W42ST Daily 9/20/2020

I’ve learned so much about New York during the pandemic. Its history, its culture, its politics, its structure.  As a misplaced Brit, this is going to be a life-long process.

I believe that I am in the class of New Yorkers that were not born here. Brian Keyser from Casellula describes this as: “New Yorkers are born all over the world – we just need to get home. So this is my home.”

In the pandemic, I found a respect for the daily, data-driven communication of Governor Cuomo.  Those early weeks would have been unbearable without his clear leadership.

In the following months, I’ve been exasperated by Mayor de Blasio’s lack of leadership.  I read this article in The Atlantic yesterday and it resonated deeply.  

On Sundays, I’m hoping to always bring you a longer, magazine read — or maybe a photo story or, as today, a little known documentary.  I want to use this day to reflect a little.

In 1977, New York was on the brink of bankruptcy, Son of Sam was on the loose, the city had a 25-hour blackout, the city was dirty, it was experiencing an epidemic of arson, and it was covered in graffiti. As the debate continues about the future of New York, it’s worth taking a step back in time to see how New York always comes back. 

The opening sequence of this documentary — “NY77: The Coolest Year In Hell” — finishes with a quote. 

“Most people thought that New York city’s great days were over. My attitude was fuck ’em.”

Ed Koch (who said this) went on to become Mayor after his election in 1977.  “New York City went through one of the most contentious mayoral elections in 1977,” says Geraldo Rivera in the documentary. “And it came to be seen as an election for the soul of the city in the future.”

“Follow my leader” is a British children’s game in which a kid is followed by others, who copy everything the first child does.  

New York City needs to find a straight-talking leader to follow. Who is it?

When you watch the 1977 documentary, you will find that music and performance took a big part in New York’s comeback.

Yesterday, around Hell’s Kitchen you might have seen artists performing in the streets.  Holly-Anne Devlin is a local activist who has been helping to make a real difference in the neighborhood (especially with her leadership of Hell’s Kitchen Neighborhood Action Committee).  She’s now working on getting artists out to liven up the neighborhood (which she did yesterday on 9th Avenue) – and has been fundraising to give some small grants to artists and local businesses. Yesterday, she presented the first check to Abel Castro at Ñaño Ecuadorian Kitchen.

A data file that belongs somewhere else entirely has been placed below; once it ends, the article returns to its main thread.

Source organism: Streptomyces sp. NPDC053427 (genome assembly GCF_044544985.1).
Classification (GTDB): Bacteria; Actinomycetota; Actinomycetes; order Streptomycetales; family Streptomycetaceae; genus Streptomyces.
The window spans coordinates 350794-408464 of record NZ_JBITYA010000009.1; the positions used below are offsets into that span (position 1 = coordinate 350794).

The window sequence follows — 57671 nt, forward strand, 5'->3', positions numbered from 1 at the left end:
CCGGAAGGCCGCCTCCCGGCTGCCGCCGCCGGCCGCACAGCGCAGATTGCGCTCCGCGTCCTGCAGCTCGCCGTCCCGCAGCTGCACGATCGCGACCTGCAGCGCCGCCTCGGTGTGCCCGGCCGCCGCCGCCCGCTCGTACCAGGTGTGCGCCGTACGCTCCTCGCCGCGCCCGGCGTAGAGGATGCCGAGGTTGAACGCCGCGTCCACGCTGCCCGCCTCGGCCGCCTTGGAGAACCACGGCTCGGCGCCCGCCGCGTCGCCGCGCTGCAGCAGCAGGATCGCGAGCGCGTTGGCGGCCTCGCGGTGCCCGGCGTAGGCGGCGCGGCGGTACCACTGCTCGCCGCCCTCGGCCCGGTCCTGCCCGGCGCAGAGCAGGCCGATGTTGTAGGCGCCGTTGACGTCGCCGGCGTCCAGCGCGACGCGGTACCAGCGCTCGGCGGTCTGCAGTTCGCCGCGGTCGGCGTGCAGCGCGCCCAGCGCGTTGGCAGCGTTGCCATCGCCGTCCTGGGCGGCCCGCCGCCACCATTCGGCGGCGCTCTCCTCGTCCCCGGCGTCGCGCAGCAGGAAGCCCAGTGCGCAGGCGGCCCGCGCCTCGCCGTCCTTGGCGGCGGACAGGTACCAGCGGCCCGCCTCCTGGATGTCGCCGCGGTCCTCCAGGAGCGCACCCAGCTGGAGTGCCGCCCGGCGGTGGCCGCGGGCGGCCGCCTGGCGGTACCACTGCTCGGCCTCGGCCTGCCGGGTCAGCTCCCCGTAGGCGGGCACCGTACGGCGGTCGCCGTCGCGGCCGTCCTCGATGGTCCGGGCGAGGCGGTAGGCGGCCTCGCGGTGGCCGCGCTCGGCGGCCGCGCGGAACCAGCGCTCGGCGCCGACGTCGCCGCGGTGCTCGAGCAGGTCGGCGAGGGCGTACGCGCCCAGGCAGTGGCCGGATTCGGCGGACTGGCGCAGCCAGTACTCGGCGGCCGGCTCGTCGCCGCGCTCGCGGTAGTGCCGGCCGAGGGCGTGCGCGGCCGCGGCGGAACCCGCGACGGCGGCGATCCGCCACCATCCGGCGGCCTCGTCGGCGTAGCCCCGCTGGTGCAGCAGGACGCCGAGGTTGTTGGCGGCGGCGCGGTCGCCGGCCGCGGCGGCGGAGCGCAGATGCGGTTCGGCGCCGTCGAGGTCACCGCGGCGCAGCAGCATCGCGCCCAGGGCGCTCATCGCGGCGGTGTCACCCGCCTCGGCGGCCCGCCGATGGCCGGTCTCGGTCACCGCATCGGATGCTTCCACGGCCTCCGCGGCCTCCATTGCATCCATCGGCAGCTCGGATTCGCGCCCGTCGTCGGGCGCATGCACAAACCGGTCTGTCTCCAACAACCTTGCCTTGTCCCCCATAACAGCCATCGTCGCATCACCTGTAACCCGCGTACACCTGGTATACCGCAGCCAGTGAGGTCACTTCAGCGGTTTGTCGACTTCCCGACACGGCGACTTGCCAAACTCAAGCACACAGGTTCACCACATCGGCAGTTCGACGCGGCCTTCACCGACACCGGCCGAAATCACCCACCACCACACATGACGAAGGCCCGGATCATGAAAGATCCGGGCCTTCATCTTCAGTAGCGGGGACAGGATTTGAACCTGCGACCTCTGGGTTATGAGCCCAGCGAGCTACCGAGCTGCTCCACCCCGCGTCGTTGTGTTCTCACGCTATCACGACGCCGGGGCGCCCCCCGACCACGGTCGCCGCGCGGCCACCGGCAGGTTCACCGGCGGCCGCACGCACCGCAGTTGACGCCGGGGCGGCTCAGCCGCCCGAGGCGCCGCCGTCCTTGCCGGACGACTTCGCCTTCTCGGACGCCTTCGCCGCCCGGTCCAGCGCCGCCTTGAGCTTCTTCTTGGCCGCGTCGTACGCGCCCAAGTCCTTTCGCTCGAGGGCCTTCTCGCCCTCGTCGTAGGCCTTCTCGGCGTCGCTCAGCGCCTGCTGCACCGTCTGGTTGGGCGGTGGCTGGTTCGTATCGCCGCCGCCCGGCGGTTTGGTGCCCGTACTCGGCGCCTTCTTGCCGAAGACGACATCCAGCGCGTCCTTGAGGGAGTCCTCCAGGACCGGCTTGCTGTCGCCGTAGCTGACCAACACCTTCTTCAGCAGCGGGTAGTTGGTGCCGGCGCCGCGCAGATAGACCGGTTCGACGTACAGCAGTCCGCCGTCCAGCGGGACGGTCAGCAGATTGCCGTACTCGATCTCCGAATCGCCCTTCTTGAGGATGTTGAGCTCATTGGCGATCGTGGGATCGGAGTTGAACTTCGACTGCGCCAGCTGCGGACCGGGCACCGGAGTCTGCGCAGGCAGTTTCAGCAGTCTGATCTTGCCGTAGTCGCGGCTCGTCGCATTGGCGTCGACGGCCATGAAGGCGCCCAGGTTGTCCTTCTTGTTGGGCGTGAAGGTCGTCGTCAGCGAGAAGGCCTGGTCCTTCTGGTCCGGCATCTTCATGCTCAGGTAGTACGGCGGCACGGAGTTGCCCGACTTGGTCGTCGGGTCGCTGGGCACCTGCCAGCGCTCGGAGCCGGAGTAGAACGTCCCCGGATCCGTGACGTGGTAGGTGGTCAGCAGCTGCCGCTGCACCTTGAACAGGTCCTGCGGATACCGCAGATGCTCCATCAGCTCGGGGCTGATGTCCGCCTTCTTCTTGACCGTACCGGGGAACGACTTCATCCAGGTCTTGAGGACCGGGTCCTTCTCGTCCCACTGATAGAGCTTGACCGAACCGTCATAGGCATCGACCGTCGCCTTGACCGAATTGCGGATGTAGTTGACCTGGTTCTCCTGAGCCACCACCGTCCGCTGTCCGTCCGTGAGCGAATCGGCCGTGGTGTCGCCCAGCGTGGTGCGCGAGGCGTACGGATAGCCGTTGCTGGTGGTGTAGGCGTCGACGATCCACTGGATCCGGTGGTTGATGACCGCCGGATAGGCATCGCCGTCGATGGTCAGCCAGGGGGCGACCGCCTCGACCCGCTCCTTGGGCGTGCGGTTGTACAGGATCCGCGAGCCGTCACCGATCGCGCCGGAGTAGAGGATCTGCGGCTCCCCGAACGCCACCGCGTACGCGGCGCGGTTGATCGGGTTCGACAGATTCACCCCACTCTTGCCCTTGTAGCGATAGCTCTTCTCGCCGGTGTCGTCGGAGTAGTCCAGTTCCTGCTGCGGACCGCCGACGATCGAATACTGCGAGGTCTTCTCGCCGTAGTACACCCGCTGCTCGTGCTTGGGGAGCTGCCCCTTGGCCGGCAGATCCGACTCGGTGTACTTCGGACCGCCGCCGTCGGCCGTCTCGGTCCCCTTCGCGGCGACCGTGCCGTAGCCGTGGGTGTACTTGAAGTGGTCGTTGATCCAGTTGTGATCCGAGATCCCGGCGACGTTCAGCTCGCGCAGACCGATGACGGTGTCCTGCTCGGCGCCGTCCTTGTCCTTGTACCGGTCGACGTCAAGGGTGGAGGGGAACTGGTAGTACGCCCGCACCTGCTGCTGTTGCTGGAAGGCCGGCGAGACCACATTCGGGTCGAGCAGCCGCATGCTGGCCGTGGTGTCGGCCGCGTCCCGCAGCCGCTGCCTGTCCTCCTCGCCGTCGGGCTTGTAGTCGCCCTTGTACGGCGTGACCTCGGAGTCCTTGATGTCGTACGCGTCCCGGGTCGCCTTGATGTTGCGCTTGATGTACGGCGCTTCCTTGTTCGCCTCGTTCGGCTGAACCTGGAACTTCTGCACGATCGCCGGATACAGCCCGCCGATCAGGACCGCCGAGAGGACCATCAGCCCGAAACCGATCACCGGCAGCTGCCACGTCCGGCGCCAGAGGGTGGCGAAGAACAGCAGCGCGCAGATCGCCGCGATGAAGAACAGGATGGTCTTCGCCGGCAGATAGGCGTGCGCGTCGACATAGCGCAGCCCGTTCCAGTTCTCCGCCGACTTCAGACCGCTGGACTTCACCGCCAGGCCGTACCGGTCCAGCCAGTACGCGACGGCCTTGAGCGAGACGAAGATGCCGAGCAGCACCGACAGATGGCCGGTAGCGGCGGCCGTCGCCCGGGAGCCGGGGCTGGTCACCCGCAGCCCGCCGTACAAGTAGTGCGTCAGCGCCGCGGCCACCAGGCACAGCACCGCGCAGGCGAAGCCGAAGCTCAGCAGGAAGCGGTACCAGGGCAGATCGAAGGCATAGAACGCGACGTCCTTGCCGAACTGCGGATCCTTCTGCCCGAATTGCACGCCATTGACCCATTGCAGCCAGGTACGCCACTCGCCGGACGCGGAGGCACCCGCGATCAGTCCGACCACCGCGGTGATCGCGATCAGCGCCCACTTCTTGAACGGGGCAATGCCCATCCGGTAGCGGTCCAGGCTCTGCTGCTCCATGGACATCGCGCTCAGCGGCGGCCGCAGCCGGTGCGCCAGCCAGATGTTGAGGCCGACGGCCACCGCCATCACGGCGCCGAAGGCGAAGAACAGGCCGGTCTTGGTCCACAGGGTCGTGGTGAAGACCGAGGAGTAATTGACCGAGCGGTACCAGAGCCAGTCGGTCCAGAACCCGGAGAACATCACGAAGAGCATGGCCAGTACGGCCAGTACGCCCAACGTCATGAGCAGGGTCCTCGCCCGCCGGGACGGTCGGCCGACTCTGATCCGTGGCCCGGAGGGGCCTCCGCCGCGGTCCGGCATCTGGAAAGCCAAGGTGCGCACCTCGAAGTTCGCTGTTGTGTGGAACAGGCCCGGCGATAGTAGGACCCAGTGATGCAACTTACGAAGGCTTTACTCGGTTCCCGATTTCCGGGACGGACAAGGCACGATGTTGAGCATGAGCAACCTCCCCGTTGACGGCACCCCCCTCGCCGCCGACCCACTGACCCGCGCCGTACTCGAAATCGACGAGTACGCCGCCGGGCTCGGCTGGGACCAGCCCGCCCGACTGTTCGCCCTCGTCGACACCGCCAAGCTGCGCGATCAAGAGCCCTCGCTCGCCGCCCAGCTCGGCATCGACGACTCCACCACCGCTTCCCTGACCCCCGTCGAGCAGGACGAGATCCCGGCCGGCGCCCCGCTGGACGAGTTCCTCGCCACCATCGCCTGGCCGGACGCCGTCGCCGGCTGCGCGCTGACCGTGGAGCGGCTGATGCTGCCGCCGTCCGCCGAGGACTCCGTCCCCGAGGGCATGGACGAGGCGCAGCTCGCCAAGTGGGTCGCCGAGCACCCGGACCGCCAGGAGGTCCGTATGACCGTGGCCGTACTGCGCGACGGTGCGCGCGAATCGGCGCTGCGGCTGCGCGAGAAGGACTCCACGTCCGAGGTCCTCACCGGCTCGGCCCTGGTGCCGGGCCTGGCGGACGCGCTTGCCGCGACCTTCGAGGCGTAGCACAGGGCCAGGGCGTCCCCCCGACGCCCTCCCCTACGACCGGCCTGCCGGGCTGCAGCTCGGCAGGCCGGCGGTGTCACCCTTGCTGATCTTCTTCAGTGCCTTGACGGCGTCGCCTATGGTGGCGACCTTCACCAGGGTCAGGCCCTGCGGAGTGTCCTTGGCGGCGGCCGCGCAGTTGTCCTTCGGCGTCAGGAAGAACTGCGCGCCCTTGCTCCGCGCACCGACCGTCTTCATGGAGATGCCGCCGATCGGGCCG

I first met Maria Lohmeyer back in May 2016 on W48th Street. Her restaurant, Mont Blanc, had been fighting off closure and eviction for 5 years. This was their last weekend, and I was dropping in magazines. I took a picture of her and some regulars (see below). It was a sad moment. Now they are closing for good, after a rescue in 2016 by a Swiss banker, and a determined effort at bringing in business during outdoor dining. Read more…

Alicia Keys reflects upon growing up in the neighborhood – and it’s not a pretty story.

As the date for sending kids back to school is delayed once more, there are lessons to be learned, says Grace Rauh — a former political reporter at NY1.

The New York Times reports on small businesses in need of rent breaks and the landlords that are in crisis too.

There’s a ‘SynaCondo’ coming to 347 W34th St – yes, you read it right! 

Here’s the story behind the amazing mosaics at 34th St/Hudson Yards subway.